Skip to main content

Canadian dog owners brace for stricter rules for entering U.S.


Travelling with a pet is already a challenge, but soon it could be even harder for dog owners heading down to the U.S.

The U.S. Center for Disease Control is bringing in new rules starting Aug. 1, which it says are intended to make sure dogs coming into the country are healthy and don't pose a risk.

Among the changes, dogs must be at least six months old and healthy. They’ll also need a microchip and a CDC dog import form receipt – even if you’re just hopping over for gas or groceries.

CTV News stopped by Vancouver's canine-friendly Hadden Beach on Wednesday and spoke with dog owners including Brandi Breen.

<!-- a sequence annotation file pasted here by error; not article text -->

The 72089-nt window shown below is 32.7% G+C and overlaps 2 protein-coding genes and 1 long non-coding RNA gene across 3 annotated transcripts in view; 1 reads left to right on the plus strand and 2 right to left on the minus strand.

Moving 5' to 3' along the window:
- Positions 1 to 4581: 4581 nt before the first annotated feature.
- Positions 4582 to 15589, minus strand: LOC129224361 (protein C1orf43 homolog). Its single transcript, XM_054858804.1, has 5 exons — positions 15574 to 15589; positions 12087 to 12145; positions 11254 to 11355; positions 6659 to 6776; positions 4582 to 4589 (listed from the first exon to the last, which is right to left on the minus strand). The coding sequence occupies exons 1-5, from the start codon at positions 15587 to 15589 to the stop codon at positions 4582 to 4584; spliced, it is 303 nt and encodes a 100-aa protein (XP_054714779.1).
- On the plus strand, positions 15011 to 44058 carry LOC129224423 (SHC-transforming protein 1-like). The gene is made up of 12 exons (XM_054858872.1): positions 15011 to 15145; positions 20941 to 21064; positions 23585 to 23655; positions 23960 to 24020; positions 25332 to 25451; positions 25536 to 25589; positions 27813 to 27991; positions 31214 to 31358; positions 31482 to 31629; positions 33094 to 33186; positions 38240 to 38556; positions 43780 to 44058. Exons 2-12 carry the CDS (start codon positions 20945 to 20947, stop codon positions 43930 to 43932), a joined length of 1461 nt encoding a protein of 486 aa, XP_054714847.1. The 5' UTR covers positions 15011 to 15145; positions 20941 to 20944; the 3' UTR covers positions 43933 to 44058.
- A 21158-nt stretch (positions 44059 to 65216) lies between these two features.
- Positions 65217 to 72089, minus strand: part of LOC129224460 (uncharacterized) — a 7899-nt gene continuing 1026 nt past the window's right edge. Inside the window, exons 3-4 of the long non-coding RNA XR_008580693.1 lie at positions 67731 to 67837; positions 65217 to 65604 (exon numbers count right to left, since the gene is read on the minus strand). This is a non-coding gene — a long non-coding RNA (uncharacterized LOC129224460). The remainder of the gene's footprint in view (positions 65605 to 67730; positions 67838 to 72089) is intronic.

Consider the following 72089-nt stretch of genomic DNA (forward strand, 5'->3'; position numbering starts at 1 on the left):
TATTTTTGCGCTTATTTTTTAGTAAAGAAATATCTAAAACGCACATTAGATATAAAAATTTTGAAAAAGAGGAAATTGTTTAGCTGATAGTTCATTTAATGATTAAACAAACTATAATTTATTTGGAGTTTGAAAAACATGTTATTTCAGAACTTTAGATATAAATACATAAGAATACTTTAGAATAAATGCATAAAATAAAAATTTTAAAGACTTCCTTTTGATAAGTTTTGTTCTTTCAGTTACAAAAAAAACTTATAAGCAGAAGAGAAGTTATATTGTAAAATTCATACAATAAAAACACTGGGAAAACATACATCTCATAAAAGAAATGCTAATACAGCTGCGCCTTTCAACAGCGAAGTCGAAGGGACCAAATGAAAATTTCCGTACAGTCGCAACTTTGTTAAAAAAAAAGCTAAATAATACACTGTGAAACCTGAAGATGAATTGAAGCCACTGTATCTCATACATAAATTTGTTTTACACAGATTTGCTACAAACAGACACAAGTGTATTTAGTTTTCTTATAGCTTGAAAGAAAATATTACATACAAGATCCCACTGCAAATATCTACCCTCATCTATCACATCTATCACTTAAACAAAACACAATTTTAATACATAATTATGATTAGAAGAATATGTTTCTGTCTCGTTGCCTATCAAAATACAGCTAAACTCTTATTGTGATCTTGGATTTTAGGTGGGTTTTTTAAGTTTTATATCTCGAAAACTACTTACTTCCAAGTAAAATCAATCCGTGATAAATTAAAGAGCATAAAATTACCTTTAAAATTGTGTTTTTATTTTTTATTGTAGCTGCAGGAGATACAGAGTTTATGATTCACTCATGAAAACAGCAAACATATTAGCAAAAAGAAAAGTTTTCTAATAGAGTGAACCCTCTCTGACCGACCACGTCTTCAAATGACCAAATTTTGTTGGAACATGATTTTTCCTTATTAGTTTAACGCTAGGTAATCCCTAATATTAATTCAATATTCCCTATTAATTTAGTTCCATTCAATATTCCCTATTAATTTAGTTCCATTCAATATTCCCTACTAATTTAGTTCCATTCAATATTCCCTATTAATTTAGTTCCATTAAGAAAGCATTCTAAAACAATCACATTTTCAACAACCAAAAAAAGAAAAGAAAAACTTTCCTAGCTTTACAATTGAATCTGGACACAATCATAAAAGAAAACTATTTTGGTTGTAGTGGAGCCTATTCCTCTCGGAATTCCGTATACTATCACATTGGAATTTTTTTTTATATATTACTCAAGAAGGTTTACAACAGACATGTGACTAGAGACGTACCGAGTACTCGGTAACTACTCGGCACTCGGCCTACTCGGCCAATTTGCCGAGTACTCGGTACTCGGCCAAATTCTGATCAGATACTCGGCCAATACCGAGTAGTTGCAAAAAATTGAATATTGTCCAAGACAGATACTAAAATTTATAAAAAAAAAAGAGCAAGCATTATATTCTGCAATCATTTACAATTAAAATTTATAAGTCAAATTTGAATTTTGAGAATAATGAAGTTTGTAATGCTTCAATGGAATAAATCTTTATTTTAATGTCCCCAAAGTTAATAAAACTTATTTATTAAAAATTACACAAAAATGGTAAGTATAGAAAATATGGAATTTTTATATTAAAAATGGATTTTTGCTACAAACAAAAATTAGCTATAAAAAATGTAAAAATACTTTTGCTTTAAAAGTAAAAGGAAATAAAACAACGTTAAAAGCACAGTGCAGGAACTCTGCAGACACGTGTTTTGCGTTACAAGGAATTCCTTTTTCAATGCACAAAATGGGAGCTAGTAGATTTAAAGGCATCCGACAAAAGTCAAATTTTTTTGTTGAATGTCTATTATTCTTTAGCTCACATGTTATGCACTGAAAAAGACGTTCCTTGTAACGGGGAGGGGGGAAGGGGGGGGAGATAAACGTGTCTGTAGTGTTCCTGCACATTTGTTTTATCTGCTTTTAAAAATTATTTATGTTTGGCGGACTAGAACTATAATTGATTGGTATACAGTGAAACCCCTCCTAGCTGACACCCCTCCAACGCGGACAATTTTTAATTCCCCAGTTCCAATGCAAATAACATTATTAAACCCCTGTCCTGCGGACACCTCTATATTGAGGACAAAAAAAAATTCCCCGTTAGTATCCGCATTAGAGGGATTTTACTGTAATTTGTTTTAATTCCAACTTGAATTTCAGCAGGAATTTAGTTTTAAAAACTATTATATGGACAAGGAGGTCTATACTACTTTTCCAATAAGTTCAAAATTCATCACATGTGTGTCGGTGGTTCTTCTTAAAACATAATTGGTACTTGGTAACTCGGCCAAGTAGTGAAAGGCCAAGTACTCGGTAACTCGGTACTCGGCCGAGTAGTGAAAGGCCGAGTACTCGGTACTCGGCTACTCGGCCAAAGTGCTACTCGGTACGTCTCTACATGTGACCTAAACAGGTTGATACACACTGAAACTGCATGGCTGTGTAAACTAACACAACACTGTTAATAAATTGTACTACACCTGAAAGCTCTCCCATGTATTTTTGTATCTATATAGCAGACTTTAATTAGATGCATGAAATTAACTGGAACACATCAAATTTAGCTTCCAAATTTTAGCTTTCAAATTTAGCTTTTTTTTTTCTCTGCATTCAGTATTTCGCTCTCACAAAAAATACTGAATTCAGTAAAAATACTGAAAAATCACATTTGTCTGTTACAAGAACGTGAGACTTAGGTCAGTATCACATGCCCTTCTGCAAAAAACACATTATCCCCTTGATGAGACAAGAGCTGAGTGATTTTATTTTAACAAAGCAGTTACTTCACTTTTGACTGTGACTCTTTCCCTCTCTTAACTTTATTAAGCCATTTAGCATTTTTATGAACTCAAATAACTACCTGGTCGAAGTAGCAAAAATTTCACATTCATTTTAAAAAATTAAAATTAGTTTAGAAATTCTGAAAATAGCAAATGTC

She was surprised by the changes.

"I have a son," Breen said. "I have my child coming over (the border). There’s not requirements for vaccines for my child, so why my animal?"

For Breen, the changes could mean leaving Penelope – still a puppy at nine months old – behind during an upcoming trip to Seattle.

"The paperwork for sure," Breen said when asked if it was a potential barrier. "I just wouldn’t want to deal with that, or what if I do it wrong and then I cross the border – or attempt to – and then am turned around because of an animal? That just seems a little bit excessive."

Another dog owner told CTV News his car was once searched by border guards concerned he was potentially bringing in food not approved for sale in the U.S. – and said he’s avoided cross-border travel with his dog since. Adding these new regulations will further discourage him from making the trip down, he said. Top Stories

Stay Connected